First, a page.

Nearly five years ago, used truck inventory was strained. It served to be problematic because some companies or owner-operators depended on the used truck market for affordable equipment. Today, the industry is facing the opposite issue; too many used trucks are flowing into the market, with few selling, thus forcing prices to drop. The National Automobile Dealers Association reports used truck sales are down over 20 percent in November of 2015. Their value has been steadily falling in the past six months. It’s a great environment for buyers; not so great for sellers. Carriers able to buy completely new trucks many times depend on the income from selling their used inventory to offset the cost of new equipment. A new truck can cost approximately $80K for a single day cab up to $200K for a sleeper cab with higher horsepower. Brand-new equipment is expensive and business plans are frequently built around the expectation of being able to sell vehicles for a certain price after a certain number of years. When that price doesn’t materialize, carriers can be faced with challenging businesses decisions. A fleet can sell its old trucks for less than the budget called for and take a loss, or it can delay replacing the old vehicles. But since older vehicles tend to have higher operating expenses, that, too, represents a loss. Or the fleet can accept over-allowance cost on a new truck when trading the old one to a dealer. That means shifting money from the value of the new truck to the value of the old one, which works out great if used vehicle prices rebound by the time the new truck is due for trade-in. While the market is favoring lower selling prices due to an oversupply of used trucks, carriers interested in selling can take steps to improve the vehicles they have now in order to make them as attractive as possible to a buyer. That means cleaning and repairing the truck before sale so that vehicles look and perform their best. Performance is key; the truck has to be mechanically sound so that the buyer is really comfortable making the purchase. GPS fleet tracking software can help keep maintenance and diagnostics reports, providing key service data that would otherwise go unseen. By planning ahead with organized maintenance schedules, vehicles can stay in good working order for longer periods of time, thus increasing the truck’s value. Lastly, price the vehicle to reflect the current market so that it has a fair chance of being sold. Ultimately, the soft resale market will probably be temporary, butkeeping resale value as high as possible with proper maintenance is always a good idea.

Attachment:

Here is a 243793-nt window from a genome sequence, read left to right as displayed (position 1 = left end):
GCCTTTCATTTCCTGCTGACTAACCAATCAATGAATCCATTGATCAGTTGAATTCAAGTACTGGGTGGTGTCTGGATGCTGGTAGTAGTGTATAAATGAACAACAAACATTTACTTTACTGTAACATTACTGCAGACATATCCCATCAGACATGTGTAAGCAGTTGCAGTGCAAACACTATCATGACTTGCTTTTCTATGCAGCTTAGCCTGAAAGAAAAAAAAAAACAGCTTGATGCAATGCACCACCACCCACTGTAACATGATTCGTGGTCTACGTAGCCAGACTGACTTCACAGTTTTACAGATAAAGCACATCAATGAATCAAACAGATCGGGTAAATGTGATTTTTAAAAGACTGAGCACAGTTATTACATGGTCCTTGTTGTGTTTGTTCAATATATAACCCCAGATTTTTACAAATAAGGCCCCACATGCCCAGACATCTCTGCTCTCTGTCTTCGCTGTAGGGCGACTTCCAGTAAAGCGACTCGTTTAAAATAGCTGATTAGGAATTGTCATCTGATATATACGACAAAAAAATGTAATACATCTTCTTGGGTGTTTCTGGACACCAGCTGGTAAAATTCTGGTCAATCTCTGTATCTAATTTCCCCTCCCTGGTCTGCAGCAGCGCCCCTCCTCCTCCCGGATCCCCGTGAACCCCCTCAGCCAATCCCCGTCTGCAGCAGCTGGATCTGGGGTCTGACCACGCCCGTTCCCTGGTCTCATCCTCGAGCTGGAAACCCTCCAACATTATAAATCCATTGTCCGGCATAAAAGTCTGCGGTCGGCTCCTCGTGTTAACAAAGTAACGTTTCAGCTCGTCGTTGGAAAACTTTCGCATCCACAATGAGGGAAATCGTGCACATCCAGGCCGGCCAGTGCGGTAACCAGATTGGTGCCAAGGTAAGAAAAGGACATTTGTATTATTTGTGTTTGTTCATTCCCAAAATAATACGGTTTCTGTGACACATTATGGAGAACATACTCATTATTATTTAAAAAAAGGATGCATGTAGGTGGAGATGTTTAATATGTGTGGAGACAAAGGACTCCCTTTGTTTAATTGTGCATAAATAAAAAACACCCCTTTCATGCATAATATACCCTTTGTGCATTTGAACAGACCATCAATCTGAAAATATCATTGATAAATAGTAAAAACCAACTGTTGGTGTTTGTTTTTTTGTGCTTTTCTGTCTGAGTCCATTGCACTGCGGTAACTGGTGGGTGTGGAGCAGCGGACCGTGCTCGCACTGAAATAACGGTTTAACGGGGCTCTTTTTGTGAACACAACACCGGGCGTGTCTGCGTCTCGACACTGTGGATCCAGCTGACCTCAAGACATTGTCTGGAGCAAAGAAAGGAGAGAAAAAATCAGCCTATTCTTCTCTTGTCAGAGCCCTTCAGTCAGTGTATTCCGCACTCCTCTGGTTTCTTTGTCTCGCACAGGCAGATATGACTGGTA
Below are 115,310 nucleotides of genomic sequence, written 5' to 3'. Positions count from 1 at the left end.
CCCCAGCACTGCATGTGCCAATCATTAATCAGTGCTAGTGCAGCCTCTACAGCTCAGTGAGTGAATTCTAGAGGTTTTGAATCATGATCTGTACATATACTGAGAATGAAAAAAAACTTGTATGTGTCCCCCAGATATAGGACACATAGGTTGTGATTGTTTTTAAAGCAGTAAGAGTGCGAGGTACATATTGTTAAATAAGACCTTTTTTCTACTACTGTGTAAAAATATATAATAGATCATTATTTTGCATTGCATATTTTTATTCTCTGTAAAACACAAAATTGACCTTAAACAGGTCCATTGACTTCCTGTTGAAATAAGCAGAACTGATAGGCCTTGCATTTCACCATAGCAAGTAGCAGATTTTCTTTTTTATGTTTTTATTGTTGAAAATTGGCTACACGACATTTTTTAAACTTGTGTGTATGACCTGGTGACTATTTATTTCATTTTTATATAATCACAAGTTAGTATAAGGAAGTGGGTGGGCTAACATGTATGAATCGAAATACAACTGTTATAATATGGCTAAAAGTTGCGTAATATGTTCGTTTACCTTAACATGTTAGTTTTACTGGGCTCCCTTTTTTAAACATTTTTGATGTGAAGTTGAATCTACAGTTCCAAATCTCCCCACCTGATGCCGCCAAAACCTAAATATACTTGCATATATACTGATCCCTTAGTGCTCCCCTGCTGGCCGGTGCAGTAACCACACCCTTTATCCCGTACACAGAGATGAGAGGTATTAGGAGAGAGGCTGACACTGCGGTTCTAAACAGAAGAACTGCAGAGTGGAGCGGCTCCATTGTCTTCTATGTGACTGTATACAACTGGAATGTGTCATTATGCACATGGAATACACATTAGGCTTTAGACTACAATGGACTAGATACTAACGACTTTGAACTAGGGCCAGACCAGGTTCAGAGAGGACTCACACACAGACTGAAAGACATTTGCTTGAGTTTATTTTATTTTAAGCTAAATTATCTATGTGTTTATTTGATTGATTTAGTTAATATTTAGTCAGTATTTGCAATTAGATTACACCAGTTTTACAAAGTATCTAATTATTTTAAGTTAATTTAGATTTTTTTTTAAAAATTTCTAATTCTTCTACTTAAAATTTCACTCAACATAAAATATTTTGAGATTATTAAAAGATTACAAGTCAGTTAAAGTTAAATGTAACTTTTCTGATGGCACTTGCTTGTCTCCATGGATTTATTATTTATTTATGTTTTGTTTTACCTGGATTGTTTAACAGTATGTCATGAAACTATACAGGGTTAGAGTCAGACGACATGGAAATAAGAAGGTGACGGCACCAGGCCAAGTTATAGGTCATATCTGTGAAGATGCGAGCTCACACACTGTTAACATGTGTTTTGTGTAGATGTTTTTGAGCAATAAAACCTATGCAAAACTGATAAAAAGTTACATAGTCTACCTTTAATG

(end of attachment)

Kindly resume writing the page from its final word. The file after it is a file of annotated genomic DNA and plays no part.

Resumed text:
*About the author: Oswaldo Flores is a member of Teletrac's marketing team. He is an expert in product management in the transportation sector for the United States and Mexico.